In my “about” section, I indicate that although I am classically trained, I take issue with the word “classical.” So I want to say a bit about that here.
First of all, I want to look at what the word “classical” actually means. Wikipedia defines it as “art music… rooted in Western traditions” before pointing out that to be more accurate, the Classical Period was from 1750-1820. For one of the kids at school (who was thrilled when I started teaching the choir gospel songs), classical music is “fusty old stuff.” In his essay “Listen to this,” Alex Ross points out that until relatively recently, we in the western canon didn’t refer to “classical” music, we just talked about “music.” He connects the notion of classical music to the rediscovery of Bach, which began a trend of looking backwards – of reifying the past as somehow higher than what we are doing today. (I unequivocally recommend this essay, by the way. It is an articulate, passionate appeal to strike the word “classical” from music – and much more, besides.)
Ultimately, the association of “classical” or “art” music with “high culture” seems to persist in enough people’s minds for it to elicit responses of: “this is for me,” or “this isn’t for me.” In fact, this is in no way the fault of the music, but results from the notion of “high culture” and “low culture,” as opposed to contextualised culture. Whereas notions of high and low culture cast a comparative judgment that is more or less rooted in our own cultural conditioning, the idea of contextualised culture is that every form of art – from Tristan und Isolde to TuPac to a tribal gathering of women singing around a fire somewhere in Morocco – is an artistic expression of the human conditions in which it exists. This doesn’t mean we don’t have preferences – that we aren’t moved more by some things than others – but it does at least create a context in which we can be interested in art and music that exists outside our immediate cultural sphere, rather than passing it by as “not my thing.” From that frame of mind, we can develop new questions and criteria: Is it honest? Is it playful? Does it show me something new?
However, to say a bit about my personal predicament: I can’t remember a time when I haven’t sung operatically. It was just how I sang. My current theory is that my parents listened to a lot of Wagner and Gilbert & Sullivan, so this is just what I imitated. I went to a high school with a strong music programme, and received a lot of encouragement. I learned to breathe, to support, to raise my soft palate, to imagine notes shooting out the back of my head, to draw lines in the air, to look for tension in my shoulders, neck and tongue. I recall teachers reminding me to enjoy myself, but I was so concerned with “getting it right” that this kindly advice more or less passed over my head a lot of the time. I enjoyed the challenge, the tinkering and the validation of winning competitions, but only sometimes enjoyed the actual singing.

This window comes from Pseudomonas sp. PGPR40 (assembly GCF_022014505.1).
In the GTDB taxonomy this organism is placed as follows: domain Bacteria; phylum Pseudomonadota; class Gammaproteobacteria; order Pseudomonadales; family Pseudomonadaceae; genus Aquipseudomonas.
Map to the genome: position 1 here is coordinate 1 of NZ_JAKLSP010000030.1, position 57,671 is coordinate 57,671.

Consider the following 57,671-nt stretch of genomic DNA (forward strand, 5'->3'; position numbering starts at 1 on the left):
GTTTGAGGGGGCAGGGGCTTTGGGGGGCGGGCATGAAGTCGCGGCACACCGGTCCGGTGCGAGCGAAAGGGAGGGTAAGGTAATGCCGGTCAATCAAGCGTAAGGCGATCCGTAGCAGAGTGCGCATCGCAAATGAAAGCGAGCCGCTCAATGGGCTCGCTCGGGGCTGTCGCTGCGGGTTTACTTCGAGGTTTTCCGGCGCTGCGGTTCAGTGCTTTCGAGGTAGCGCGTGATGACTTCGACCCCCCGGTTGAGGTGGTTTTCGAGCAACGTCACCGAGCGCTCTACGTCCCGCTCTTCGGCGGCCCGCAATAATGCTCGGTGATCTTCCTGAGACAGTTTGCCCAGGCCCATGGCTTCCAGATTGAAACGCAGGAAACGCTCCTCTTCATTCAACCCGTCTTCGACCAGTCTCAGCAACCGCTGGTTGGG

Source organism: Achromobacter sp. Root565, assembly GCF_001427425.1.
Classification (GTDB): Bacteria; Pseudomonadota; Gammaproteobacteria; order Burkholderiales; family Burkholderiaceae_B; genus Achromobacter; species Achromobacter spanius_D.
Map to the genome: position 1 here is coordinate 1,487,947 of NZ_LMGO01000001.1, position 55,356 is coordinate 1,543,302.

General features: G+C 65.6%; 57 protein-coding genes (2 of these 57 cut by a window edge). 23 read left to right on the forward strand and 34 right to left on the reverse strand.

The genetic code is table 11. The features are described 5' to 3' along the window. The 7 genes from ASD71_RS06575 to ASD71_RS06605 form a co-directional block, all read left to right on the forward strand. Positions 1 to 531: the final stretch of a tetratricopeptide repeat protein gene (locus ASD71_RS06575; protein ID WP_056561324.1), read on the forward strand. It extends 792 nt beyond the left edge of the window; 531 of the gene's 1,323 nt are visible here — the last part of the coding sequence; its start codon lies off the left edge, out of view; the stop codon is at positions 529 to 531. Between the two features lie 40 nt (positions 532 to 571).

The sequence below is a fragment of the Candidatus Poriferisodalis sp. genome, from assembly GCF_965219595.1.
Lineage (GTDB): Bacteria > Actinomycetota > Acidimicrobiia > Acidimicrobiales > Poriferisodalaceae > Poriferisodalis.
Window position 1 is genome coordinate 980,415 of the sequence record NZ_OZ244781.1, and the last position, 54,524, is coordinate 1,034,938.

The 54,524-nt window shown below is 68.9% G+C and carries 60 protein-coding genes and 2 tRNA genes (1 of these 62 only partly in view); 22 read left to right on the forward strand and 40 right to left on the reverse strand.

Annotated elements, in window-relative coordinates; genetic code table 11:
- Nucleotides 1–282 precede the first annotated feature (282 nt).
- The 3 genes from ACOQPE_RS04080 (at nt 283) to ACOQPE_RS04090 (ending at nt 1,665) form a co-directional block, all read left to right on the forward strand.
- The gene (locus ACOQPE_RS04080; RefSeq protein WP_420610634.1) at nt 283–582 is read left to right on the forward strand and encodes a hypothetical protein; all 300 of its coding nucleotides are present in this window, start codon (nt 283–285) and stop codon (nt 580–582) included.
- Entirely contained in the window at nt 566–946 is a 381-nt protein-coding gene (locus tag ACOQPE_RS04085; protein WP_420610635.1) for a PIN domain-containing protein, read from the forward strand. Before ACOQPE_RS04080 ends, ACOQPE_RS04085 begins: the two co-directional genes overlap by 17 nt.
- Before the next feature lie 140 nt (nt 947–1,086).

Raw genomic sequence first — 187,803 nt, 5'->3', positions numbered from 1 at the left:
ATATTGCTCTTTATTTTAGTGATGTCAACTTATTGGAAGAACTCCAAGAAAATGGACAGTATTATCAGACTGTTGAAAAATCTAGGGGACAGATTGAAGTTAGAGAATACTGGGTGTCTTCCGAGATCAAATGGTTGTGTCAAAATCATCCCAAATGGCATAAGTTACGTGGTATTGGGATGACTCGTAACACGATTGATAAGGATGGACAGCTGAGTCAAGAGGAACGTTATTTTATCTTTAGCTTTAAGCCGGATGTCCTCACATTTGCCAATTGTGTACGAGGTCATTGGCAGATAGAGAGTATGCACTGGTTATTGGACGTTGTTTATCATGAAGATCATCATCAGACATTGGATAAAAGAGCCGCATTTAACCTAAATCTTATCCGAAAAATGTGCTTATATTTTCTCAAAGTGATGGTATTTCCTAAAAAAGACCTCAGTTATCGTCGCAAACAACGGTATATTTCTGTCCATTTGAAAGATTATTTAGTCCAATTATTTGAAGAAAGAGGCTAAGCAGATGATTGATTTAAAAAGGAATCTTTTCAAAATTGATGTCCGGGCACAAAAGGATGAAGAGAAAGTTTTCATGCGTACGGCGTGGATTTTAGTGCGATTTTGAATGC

On one level, I see my operatic voice as my true voice. It’s the one I’ve sung with my entire life, after all. And it is the one I best know how to use healthily. But I also feel that because of the aforementioned tendency to associate classical music with “high culture,” (a tendency embraced by much of the classical world – with some admirable exceptions – I’ll write about them sometime), it is important for me to explore other equally valid modes.
For example – the Natural Voice movement in the UK is resurrecting people’s confidence as singers in a way that choirs focussing on classical repertoire just can’t – because the level of music they sing and the audience they sing for, and the ensembles they compare themselves to necessitate that they are generally outcome, rather than process-oriented. By contrast, Natural Voice emphasises community and connection, with vocal release and song as the outcome. (See the Soundcloud clip below of Shakti Sings choir.) I went to a 3-day training for singing leaders by Susie Ro Prater last year, and was blown away by how quickly the group connected, and how quickly inhibitions were dropped. There was not one moment in the whole weekend when the song came from a place of comparison, pressure or anxiety (forces anyone who has sung in a classical choir will be familiar with). I have since worked with my own choir and in singing assemblies using some of these methods, with the effect of seeing people take ownership for their singing, become embodied in their responses, and connect as a group. (I do want to add, however, that I also love singing notated, traditional choral repertoire – and my own choir sings it too. As I said before, culturally conditioned preferences are fine, as long as they don’t translate into chauvinism.)
I’m also exploring mantra singing (the other day I trialled my most recent composition, a Ratnasambhava mantra, with some women from London Buddhist Centre, and it set the tone for some beautiful improvisations!). I’m currently looking for a teacher so I can learn some Hindustani classical techniques. I’m fascinated by Anna Maria Hefele’s overtone singing videos, and am determined to learn this. And, as part of my Generositree experiment, I am playing with the notion of what singing is… and venturing into techniques as extended as I can manage. So if I’m doing all of this, if my interests lie in pushing boundaries, rather than staying in the repertoire of a culture that identifies itself as above others, I don’t feel I can call myself “classical.’ And so, my friends, in the interest of manifesting my musical utopia, I will continue to sing – in every way possible – and to encourage others to do the same!